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California state agencies will be required to speed up efforts to fund, build and connect all students with high-speed internet, according to an executive order issued by Gov. Gavin Newsom on Friday.
A gap between those who have computers and internet at home and those who do not, known as the digital divide, continues to persist in California even as nearly 97% of students plan to start the school year with distance learning. Districts have been working this summer to provide students with technology from home, but nearly 700,000 students still lack the devices and internet access they need participate in online learning, according estimates from the California Department of Education.
The executive order requires state agencies working on the digital divide to accelerate mapping and data collection, funding, and deployment and adoption of high-speed internet. It also orders the state’s Broadband Council, which was established in 2010 to boost broadband deployment, form a new state broadband action plan. That plan must include a roadmap for broadband deployment and adoption by local governments, publicly accessible information on funding opportunities for broadband, maximizing access in tribal lands and setting an internet speed goal of 100 megabits per second.
“We have specific goals, not just with access to the internet but also quality access,” Newsom said during a public briefing on Friday. “That’s where we need to be if we will be globally competitive and provide the quality of education regardless of our backgrounds that people deserve.”
State and local education officials have pushed through a patchwork of solutions to increase connectivity among students, including a digital divide fund to collect donations for technology and devices themselves. California needs $500 million just to address students’ immediate device needs in California, State Superintendent of Public Instruction Tony Thurmond said Friday, and building out broadband in areas without service will cost billions more.
So far, the state has shipped nearly 73,000 computer devices and 100,000 hotspots to school districts, Newsom said on Friday. The California Public Utilities Commission has also made nearly 87,000 Wi-Fi hotspots available for students.
“We are focused on the short-term needs but keeping our eyes on the long-term needs,” Thurmond said on Friday. “We know we have rural communities that don’t have access to broadband.”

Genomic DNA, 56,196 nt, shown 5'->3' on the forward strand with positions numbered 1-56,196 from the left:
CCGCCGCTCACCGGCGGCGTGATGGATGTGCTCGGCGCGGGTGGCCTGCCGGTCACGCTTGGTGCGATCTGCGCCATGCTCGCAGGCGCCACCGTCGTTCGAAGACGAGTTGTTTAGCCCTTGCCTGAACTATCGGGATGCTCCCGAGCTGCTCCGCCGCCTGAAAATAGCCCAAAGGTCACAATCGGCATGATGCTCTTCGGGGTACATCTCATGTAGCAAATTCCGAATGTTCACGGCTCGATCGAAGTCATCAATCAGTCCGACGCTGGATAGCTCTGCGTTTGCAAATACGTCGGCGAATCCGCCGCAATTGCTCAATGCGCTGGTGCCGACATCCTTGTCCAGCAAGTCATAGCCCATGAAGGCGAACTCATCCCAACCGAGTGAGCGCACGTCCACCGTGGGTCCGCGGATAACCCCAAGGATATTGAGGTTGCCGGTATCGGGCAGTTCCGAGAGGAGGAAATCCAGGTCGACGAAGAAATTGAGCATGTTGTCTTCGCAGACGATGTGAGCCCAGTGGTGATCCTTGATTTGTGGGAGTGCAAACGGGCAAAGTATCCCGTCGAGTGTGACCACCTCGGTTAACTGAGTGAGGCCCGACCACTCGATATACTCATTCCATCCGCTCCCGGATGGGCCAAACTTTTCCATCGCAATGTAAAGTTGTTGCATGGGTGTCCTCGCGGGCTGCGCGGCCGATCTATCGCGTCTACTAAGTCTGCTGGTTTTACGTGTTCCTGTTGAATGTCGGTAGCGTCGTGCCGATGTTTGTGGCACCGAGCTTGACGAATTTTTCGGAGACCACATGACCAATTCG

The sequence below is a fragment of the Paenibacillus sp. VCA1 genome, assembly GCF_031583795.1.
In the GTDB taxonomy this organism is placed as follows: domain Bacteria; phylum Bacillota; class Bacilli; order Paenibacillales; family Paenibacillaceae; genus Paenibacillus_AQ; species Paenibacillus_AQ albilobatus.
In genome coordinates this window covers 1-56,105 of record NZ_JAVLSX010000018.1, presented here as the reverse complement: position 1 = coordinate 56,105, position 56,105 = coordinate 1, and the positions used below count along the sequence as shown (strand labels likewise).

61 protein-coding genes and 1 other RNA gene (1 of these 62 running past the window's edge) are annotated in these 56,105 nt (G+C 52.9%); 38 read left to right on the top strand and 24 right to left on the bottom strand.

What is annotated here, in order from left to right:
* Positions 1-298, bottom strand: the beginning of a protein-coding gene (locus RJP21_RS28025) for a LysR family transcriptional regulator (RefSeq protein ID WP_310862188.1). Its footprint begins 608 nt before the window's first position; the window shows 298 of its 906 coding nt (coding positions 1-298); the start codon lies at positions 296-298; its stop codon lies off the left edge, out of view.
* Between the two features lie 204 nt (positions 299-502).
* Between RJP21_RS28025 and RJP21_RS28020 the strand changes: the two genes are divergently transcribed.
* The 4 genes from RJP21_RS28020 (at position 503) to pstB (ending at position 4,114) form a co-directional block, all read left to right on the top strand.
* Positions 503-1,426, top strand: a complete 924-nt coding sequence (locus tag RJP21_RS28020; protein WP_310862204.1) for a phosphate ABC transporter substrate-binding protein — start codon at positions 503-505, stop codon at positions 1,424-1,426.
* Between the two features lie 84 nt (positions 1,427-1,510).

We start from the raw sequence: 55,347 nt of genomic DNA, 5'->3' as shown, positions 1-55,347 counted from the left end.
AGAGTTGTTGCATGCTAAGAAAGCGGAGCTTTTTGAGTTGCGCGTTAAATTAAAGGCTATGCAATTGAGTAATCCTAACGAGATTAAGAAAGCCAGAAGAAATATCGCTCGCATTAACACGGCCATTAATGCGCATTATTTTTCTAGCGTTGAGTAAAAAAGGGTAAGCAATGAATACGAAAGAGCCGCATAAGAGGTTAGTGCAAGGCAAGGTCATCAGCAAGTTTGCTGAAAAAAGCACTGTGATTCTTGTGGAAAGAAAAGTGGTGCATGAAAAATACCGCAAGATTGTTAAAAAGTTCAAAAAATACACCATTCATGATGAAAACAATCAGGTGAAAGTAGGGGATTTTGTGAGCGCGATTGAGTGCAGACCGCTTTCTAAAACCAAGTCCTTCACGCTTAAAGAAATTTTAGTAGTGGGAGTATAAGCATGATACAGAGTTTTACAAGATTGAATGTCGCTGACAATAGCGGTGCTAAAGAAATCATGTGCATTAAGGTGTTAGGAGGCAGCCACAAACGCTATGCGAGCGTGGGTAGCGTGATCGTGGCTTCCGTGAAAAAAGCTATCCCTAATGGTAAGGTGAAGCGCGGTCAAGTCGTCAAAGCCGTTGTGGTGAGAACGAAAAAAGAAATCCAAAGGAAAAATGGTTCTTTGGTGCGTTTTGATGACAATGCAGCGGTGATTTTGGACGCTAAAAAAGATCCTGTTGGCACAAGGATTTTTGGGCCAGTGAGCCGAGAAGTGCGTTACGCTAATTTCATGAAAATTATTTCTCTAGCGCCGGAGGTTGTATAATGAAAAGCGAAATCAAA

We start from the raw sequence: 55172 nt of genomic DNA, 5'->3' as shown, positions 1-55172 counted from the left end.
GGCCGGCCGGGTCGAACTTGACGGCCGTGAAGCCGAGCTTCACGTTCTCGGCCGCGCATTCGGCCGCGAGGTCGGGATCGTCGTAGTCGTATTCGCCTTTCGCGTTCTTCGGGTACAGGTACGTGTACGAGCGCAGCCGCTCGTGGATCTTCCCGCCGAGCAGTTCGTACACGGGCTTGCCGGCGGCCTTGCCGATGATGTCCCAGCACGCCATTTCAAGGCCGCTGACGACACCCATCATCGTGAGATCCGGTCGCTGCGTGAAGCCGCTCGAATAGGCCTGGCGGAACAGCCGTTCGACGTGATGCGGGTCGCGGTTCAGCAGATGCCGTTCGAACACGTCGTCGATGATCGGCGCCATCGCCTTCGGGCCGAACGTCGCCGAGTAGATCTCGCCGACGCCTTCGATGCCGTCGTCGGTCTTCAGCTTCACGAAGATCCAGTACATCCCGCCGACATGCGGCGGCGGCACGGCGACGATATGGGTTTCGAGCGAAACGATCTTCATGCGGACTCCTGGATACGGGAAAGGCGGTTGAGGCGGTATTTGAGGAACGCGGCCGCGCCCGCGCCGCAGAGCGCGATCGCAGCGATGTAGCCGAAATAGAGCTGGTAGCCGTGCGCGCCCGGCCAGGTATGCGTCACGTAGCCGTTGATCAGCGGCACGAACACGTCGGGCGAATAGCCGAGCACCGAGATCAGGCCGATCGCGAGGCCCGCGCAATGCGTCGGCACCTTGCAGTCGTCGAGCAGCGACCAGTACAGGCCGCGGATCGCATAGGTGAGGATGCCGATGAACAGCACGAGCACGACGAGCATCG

The state has also allocated $5.3 billion that school districts can apply for and use on a range of strategies to mitigate learning loss during the pandemic, from devices and internet infrastructure to other necessities such as face coverings and sanitization supplies. About 81% of the funds were prioritized for low-income students, special education students, foster youth, homeless students and English learners. Every school district eligible for the funds applied and is receiving a portion of it, Newsom said on Friday, and dollars are now being distributed.
Los Angeles Unified, California’s largest school district with more than 730,000 students, received approximately $540 million. Fresno Unified received $87 million, and Elk Grove Unified near Sacramento received $44 million, according to Newsom. The list of how much other districts received is here.
Last week, state education officials announced a deal between Apple and T-Mobile that will offer discounted iPads with built-in LTE internet for up to 1 million California students. School districts will buy the devices through a state-negotiated contract and provide them free of charge to students.
Despite the executive order and funding initiatives, many California teachers and parents are worried about how to fulfill technology needs with the school year quickly approaching. About 71% of California districts are confident that students and families have the tech they need for distance learning, according to a July survey from the California Collaborative for Educational Excellence.
Groups such as the California Teachers Association have urged state officials to seek new taxes to direct more funding to schools, citing how the pandemic has worsened existing financial hardships for many districts.
“Schools are facing a $20 billion shortfall. We need additional revenue now to reopen and keep our schools safely open,” said E. Toby Boyd, president of the California Teachers Association. “Our most vulnerable students and communities pay the highest price when schools don’t have a stable, reliable funding source from year to year.”
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